The Government Finally Admits it is Wrong on Oil Economics

The Government Finally Admits it is Wrong on Oil Economics

September 4, 2015

By: Patrick Hedger, Policy Director-American Encore

During the energy crises of the 1970s, the federal government instituted a ban on crude oil exports in an attempt to insulate American consumers from international pressures on the energy market. This type of policy making is what renowned economist Dr. Thomas Sowell refers to as “Stage One Thinking” as it only serves a narrow interest in the short-run while ignoring long-run consequences.

The consequences of the export ban are that it keeps American gas prices artificially high, subsidizes gas prices for global consumers, and suppresses demand for domestically produced petroleum. For years, especially with the higher-than-average gas prices of last decade, economists have argued that the oil export ban is self-inflicted pain at the pump. Yet the federal government has stood ignorantly by this policy. Just this year, Secretary of Energy Ernest Moniz claimed, “I don’t think an overly compelling argument has been made on the basis of pragmatic economics,” for lifting the ban.

That’s a grossly inaccurate statement. The most basic economic understanding would inform you that any sort of trade restrictions on common commodities or consumer goods have negative economic repercussions on net while only benefitting certain constituencies. In the case of the crude oil export ban, the only beneficiaries are American oil refineries. The reason that the export ban doesn’t help the average American at the gas pump is that you don’t fill up your car with crude oil, you fill it up with refined gasoline. There is no similar restriction on gasoline or other refined products, which means American refineries can sell on a global market where American consumers compete with foreign consumers. Crude oil producers enjoy no such luxury, as they are forced to sell exclusively to American refineries. This naturally suppresses the ultimate price producers can command. Lower prices reduce the incentive to explore for and produce domestic crude oil.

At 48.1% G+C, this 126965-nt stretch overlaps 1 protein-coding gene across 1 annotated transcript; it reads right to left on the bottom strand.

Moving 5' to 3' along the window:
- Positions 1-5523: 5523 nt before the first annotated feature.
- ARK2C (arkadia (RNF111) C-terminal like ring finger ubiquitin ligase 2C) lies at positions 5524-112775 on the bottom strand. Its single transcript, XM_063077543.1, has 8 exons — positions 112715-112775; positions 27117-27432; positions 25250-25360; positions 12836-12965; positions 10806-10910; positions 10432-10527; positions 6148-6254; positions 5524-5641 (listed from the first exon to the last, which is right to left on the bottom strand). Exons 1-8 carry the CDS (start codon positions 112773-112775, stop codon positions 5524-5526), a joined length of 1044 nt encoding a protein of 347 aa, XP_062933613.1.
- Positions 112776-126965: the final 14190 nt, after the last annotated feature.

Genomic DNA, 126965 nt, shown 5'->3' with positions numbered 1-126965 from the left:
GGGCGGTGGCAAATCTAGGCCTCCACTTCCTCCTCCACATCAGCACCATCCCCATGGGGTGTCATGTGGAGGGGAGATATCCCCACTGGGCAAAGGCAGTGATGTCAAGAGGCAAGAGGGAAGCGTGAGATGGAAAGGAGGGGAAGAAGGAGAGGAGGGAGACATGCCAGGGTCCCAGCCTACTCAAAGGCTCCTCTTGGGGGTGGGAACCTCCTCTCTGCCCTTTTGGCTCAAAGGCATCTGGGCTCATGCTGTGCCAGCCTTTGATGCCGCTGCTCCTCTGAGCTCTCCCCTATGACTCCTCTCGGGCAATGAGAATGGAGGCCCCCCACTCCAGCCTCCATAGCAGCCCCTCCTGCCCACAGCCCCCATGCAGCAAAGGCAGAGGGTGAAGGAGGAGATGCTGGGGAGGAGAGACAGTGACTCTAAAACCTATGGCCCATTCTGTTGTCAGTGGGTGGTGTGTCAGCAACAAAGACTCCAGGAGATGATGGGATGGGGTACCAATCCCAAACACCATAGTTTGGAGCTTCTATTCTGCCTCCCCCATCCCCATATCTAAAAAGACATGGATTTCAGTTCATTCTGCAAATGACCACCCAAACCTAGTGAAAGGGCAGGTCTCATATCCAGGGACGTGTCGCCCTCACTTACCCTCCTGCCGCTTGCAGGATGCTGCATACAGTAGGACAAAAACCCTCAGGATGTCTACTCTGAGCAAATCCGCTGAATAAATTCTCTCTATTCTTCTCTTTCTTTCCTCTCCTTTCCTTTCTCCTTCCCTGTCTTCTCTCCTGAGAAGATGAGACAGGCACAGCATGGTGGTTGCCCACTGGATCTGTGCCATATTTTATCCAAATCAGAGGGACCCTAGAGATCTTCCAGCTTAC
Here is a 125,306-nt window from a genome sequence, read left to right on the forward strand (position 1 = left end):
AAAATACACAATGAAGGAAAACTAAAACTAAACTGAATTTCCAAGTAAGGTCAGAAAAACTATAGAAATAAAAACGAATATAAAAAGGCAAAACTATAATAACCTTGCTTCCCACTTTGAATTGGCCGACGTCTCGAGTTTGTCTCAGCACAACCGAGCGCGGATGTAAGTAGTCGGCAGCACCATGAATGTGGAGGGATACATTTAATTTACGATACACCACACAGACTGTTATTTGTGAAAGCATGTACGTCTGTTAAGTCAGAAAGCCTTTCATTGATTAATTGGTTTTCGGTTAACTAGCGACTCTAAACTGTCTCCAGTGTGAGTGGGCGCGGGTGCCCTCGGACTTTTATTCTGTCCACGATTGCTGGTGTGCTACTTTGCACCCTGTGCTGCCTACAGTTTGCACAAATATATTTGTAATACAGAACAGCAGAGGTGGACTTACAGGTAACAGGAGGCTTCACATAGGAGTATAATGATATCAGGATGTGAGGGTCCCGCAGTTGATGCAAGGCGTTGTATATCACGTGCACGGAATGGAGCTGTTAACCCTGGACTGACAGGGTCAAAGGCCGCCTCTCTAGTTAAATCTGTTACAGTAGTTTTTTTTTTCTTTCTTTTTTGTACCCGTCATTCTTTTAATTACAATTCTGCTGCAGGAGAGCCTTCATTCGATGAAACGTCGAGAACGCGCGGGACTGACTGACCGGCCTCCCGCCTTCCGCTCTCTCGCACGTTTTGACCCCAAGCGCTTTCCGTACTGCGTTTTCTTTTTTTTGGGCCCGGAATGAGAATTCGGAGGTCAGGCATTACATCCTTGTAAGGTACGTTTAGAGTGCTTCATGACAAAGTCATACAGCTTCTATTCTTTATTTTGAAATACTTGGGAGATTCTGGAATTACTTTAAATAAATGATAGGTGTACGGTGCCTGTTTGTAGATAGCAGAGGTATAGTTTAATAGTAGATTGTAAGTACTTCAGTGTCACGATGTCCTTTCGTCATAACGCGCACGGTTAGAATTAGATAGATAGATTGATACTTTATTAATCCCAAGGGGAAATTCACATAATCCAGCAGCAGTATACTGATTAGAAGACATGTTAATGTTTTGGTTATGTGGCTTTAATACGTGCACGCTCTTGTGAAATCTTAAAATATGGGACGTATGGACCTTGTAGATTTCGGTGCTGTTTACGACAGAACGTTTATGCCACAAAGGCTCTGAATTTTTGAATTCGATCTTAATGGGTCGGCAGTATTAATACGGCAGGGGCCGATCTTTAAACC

If the ban is lifted, Americans would benefit not only from the increased economic activity and jobs associated with additional domestic oil exploration and production, but they would also benefit from the increased crude oil supply on the global market. Basic economics tells us that increased supply would put downward pressure on the price of gasoline, which, again, is bought and sold on a global market without the similar restrictions placed on crude oil by the US government.

Despite previous stubborn opposition to these basic economic principles, the federal government seems to be finally changing its tune. The Energy Information Agency, a statistical analysis agency within Secretary Moniz’s Department of Energy (DOE) recently released a report that admitted lifting the oil export ban would likely lower gas prices, just as outside economists and analysts have claimed. While this conclusion is less-than shocking, given the obvious economic forces at play, it is a huge victory in terms of ultimately repealing this backwards policy.

With the DOE finally admitting what we’ve long known, Congress should move to immediately lift this unnecessary burden on the energy market and American consumers by repealing the oil export ban. 

Read more about the oil export ban and why it should be repealed in American Encore's Blueprint for 2015 here.

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